"After the shock was over I immediately went about the town to see of what use I could be to the people. It was a most distressing and pathetic sight; all who were not injured had gone out into the streets; many crowded round me, laying hold on me as if for protection and calling upon God for mercy and help; others were loudly expressing their conviction that the Day of Judgment had come. And I can assure you that, though I did not think of it as the Day of Judgment, I felt then, and I feel now, that when I do see the Day of Judgment, and if it should correspond literally with the figurative descriptions in the Bible, it will be nothing strange to me. But I will not enlarge on that: it expresses just the feeling I then had, and the feeling I have now, concerning the awful destruction and distress, the terror on every face, the wailing, the sorrow, the hopelessness and the crying for Divine mercy."
The work of relief began promptly; the wounded were rescued from falling or burning buildings and taken to the Public Hospital, to ships in the harbour and such other places as were attainable; the homeless, many of them infirm old people or young children, were provided with rough shelter in open spaces, such as the Race Course and the Public Gardens. Accounts vary as to the number of persons who actually perished; the variation is a slight matter at such a time; according to one Return, 750 persons were buried within one or two days in the City Cemetery, and very many were dug out of the ruins and burnt, it being impossible in many cases to recognise and identify the mutilated and charred corpses. These unnamed and unknown dead are not uncommemorated, for on the 2nd of June, 1909, the Governor, Sir Sydney Olivier, unveiled at the cemetery a monument erected by public subscription in memory of about 500 persons who lost their lives in the earthquake. A low wall surrounds the place where the trenches and graves were; in the centre of this space is another enclosure, octagonal in shape, with pillars at the corners of the octagon, and connecting walls between the pillars. Within these walls is the principal feature of the memorial, a central column built of reinforced concrete. On it is a marble tablet, with the following inscription:--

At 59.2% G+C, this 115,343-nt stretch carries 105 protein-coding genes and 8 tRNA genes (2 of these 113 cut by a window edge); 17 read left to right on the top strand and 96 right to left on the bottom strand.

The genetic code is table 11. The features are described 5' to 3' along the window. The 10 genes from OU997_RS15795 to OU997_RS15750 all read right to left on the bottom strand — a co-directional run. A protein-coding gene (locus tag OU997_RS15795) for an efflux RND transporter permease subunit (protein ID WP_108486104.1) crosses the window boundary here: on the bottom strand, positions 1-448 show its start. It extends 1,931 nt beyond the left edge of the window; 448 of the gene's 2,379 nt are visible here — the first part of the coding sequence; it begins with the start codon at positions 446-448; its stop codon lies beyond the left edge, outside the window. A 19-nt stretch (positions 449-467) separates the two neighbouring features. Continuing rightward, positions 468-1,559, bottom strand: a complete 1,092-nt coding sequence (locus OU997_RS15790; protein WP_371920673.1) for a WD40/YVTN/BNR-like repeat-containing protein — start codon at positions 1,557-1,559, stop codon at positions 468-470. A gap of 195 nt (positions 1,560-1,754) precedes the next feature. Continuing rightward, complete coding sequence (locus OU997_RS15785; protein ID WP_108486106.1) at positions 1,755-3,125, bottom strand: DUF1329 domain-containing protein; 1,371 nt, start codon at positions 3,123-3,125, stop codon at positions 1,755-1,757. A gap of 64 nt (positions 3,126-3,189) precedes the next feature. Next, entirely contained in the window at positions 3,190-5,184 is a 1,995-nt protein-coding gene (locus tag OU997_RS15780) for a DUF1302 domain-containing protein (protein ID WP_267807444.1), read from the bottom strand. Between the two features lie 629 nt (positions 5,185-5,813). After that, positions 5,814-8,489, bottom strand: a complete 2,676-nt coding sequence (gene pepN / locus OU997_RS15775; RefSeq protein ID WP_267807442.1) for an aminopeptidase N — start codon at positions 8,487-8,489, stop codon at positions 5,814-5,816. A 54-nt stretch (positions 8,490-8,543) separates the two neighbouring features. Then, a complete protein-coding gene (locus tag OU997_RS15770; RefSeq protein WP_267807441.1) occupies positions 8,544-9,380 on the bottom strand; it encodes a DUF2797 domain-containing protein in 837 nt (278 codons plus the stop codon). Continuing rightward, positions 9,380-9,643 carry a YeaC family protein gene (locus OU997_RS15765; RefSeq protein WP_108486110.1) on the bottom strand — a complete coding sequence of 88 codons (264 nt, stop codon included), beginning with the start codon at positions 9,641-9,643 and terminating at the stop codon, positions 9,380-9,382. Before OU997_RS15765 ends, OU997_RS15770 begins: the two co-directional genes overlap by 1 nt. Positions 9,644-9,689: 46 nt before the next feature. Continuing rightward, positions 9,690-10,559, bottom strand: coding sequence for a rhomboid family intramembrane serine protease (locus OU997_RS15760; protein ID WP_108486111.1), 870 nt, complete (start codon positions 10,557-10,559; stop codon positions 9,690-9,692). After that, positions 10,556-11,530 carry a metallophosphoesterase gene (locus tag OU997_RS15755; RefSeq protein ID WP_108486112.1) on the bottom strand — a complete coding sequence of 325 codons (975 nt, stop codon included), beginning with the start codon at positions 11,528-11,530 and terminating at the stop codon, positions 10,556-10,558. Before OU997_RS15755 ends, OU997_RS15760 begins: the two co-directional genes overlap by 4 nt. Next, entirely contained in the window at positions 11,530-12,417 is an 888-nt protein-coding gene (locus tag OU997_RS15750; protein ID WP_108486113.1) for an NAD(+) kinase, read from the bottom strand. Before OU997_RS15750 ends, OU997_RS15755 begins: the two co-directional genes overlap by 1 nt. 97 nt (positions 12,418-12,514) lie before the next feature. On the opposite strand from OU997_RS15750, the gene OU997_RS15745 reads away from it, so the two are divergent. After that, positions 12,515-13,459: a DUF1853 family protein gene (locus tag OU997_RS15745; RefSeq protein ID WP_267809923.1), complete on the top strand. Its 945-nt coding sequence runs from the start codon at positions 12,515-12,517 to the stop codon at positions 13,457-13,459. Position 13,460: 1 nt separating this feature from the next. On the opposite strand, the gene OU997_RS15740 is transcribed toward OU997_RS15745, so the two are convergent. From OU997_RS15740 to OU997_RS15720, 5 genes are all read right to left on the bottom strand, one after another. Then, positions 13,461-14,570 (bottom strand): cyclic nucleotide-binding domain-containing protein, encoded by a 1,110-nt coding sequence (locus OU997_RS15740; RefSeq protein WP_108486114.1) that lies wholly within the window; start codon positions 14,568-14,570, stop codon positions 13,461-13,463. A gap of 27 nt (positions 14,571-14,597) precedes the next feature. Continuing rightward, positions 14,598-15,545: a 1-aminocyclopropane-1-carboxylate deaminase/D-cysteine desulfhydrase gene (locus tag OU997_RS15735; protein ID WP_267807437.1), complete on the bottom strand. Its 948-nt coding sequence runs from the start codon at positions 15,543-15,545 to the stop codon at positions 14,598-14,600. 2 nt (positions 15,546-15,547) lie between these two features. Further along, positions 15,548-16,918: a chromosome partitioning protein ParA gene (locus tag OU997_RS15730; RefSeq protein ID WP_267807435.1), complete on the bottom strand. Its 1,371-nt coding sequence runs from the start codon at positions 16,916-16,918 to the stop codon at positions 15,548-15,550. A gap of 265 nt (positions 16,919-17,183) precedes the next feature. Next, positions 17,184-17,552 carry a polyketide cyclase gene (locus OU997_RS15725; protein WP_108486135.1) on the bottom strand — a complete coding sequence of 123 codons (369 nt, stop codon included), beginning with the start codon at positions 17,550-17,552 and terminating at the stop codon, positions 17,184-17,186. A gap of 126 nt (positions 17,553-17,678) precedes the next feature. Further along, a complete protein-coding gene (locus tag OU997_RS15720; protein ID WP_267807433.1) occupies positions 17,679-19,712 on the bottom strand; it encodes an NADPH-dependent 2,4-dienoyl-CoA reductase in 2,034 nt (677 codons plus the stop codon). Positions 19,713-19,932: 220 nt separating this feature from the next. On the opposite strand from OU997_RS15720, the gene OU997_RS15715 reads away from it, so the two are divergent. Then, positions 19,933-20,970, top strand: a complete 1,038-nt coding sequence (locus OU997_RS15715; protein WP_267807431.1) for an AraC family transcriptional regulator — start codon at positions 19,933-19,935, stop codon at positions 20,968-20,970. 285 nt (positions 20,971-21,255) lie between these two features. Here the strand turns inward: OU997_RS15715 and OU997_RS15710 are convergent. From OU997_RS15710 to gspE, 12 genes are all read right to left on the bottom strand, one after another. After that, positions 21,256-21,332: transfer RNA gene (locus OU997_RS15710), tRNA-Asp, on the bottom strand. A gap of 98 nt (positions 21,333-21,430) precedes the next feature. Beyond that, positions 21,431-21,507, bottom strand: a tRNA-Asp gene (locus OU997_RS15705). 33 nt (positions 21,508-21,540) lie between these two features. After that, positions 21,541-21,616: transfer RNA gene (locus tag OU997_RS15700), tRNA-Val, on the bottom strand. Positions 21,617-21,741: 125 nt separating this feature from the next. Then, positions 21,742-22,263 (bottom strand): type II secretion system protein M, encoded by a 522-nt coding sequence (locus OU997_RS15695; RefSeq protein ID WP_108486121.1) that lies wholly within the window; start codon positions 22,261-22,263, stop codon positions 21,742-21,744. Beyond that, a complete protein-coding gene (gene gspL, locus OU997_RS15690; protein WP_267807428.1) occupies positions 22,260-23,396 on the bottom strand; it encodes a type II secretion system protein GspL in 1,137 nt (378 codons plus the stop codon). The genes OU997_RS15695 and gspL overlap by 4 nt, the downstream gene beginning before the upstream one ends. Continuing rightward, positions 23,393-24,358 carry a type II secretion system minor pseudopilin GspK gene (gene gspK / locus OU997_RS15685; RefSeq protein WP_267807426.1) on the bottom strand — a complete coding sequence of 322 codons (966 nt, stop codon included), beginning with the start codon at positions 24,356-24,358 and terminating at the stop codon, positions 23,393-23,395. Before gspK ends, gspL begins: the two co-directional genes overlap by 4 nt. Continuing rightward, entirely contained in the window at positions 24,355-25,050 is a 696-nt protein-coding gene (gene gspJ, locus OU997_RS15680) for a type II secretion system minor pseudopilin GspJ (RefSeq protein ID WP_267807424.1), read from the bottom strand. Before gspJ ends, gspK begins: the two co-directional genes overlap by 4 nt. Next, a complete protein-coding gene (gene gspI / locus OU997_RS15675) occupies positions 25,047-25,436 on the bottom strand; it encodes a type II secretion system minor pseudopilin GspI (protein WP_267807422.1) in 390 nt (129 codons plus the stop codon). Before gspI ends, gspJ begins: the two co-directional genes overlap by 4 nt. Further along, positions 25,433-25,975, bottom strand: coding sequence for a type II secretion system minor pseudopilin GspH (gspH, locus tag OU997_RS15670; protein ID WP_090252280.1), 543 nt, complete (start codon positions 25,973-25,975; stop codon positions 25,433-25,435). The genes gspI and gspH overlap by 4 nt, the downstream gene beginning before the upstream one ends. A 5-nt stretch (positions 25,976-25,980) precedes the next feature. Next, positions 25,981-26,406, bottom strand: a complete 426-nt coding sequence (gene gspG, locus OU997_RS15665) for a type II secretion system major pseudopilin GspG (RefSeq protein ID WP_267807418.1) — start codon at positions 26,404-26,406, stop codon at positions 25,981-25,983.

"In the earthquake and fire which destroyed the City of Kingston on the fourteenth day of January in the year 1907 A.D. about one thousand persons perished, and this enclosure marks the spot where five hundred, whose remains were unrecognisable, were buried together. This monument is erected to their memory by their surviving kinsfolk, friends and fellow-citizens.
"The rich, the poor, the great, the small, are levelled.
"Until the Angel calls them they slumber."